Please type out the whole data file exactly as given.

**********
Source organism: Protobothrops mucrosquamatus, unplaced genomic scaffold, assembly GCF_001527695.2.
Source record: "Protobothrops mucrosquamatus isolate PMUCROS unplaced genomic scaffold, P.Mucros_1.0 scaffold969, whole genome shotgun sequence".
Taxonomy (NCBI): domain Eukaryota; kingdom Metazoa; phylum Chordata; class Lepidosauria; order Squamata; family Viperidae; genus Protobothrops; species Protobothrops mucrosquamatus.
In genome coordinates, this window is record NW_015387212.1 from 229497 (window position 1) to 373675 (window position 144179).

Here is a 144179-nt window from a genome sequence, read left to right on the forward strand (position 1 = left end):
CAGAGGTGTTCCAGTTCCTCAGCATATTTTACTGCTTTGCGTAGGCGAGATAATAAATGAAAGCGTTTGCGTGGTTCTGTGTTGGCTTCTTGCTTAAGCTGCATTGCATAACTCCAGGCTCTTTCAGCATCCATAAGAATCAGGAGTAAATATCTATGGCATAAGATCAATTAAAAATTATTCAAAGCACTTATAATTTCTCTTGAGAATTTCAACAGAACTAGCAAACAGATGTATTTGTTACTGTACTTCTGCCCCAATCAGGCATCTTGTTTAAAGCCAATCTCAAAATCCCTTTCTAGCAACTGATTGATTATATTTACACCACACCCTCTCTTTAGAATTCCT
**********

Source organism: Protobothrops mucrosquamatus, unplaced genomic scaffold, assembly GCF_001527695.2.
Source record: "Protobothrops mucrosquamatus isolate PMUCROS unplaced genomic scaffold, P.Mucros_1.0 scaffold969, whole genome shotgun sequence".
Taxonomy (NCBI): domain Eukaryota; kingdom Metazoa; phylum Chordata; class Lepidosauria; order Squamata; family Viperidae; genus Protobothrops; species Protobothrops mucrosquamatus.
In genome coordinates, this window is record NW_015387212.1 from 229497 (window position 1) to 373675 (window position 144179).

Here is a 144179-nt window from a genome sequence, read left to right on the forward strand (position 1 = left end):
CAGAGGTGTTCCAGTTCCTCAGCATATTTTACTGCTTTGCGTAGGCGAGATAATAAATGAAAGCGTTTGCGTGGTTCTGTGTTGGCTTCTTGCTTAAGCTGCATTGCATAACTCCAGGCTCTTTCAGCATCCATAAGAATCAGGAGTAAATATCTATGGCATAAGATCAATTAAAAATTATTCAAAGCACTTATAATTTCTCTTGAGAATTTCAACAGAACTAGCAAACAGATGTATTTGTTACTGTACTTCTGCCCCAATCAGGCATCTTGTTTAAAGCCAATCTCAAAATCCCTTTCTAGCAACTGATTGATTATATTTACACCACACCCTCTCTTTAGAATTCCT